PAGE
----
Oil prices have fallen in recent months, and Politico asked a group of energy experts what this latest market gyration might imply for U.S. policymakers. UMEI’s John DeCicco was one of the experts queried; here’s what he had to say:
The car market and other oil-price-sensitive sectors have already adapted to higher prices. In Washington, falling fuel prices will diminish the anti-oil oratory that too often obscures the immense value that petroleum fuels provide to society. But it’s hard to say whether policymakers will use this breathing room to craft a sound energy strategy, one that prudently manages the risks that accompany large-scale commodity use, rather than continuing futile efforts to “get off oil.” Saudi Arabian King Faisal kicked sand in Uncle Sam’s face with the 1973 oil embargo, and the Iranian Revolution triggered an even larger price spike in 1979. Ever since then, part of the political response has been the alternative fuel follies, a series of strategies to subsidize and mandate fuels whose only qualification is being made from anything but oil. The most recent are George W. Bush’s initiatives to develop hydrogen vehicles and boost cellulosic ethanol and President Barack Obama’s pledge to put a million plug-in cars on the road by 2015. Biofuel promotion has long had bipartisan support, as now codified in the Renewable Fuel Standard. Oil prices wax and wane, but the need to tackle climate change rises ever in urgency. Contrary to popular belief, displacing petroleum is not scientifically necessary to mitigate CO2 emissions from gasoline and other transportation fuels. None of the alternative fuels are cost-effective for doing so, and some policies (notably the RFS) are counterproductive. Instead, we should focus on improving vehicle efficiency and increasing the net rate at which CO2 is removed from the atmosphere through photosynthesis or similar mechanisms. A drop in oil prices will undermine the rhetoric of misguided clean-fuel advocates, energy security hawks and other alternative-fuel interests. That will matter a lot if it enables fresh policy discussions that lead to sound solutions for the petroleum part of the climate problem and to rational ways to address oil price volatility.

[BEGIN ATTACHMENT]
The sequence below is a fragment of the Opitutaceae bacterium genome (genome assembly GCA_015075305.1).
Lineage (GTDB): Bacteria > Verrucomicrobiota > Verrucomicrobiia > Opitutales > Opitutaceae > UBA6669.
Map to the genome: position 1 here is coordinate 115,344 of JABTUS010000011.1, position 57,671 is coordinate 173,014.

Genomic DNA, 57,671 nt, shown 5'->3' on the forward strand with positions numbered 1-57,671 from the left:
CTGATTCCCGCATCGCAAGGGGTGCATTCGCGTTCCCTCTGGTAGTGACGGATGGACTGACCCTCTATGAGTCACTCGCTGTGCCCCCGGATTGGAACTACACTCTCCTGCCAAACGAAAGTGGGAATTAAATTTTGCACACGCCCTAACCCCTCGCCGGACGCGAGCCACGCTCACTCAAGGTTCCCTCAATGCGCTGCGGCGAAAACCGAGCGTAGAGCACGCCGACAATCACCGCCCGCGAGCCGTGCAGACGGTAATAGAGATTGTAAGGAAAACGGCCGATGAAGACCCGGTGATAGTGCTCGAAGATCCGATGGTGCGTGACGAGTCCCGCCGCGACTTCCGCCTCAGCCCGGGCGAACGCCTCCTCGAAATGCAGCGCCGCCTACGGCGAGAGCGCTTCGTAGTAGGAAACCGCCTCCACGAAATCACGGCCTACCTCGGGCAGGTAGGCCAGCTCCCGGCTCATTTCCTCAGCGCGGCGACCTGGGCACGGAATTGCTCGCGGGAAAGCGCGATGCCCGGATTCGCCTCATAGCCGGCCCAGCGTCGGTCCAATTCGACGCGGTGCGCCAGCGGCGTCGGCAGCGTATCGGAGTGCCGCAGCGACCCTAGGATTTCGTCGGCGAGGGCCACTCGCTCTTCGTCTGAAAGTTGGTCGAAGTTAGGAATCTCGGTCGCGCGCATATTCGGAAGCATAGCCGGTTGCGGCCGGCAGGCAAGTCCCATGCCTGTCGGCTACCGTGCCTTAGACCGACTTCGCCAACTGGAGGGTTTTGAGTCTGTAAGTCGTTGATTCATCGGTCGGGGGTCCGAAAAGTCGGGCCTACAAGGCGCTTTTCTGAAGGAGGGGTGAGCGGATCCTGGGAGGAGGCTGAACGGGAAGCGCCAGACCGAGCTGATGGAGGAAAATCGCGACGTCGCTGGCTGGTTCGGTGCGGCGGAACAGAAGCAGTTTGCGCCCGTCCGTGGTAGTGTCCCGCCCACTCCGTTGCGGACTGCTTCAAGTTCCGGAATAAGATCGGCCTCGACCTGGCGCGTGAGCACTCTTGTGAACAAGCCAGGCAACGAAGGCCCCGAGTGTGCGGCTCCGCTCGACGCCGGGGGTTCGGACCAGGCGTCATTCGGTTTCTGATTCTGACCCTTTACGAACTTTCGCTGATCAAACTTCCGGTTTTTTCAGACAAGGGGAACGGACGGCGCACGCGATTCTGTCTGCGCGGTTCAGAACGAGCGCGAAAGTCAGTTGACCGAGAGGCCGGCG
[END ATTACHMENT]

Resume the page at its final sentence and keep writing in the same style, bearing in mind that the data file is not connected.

See the entire story and read what others had to say on Politico.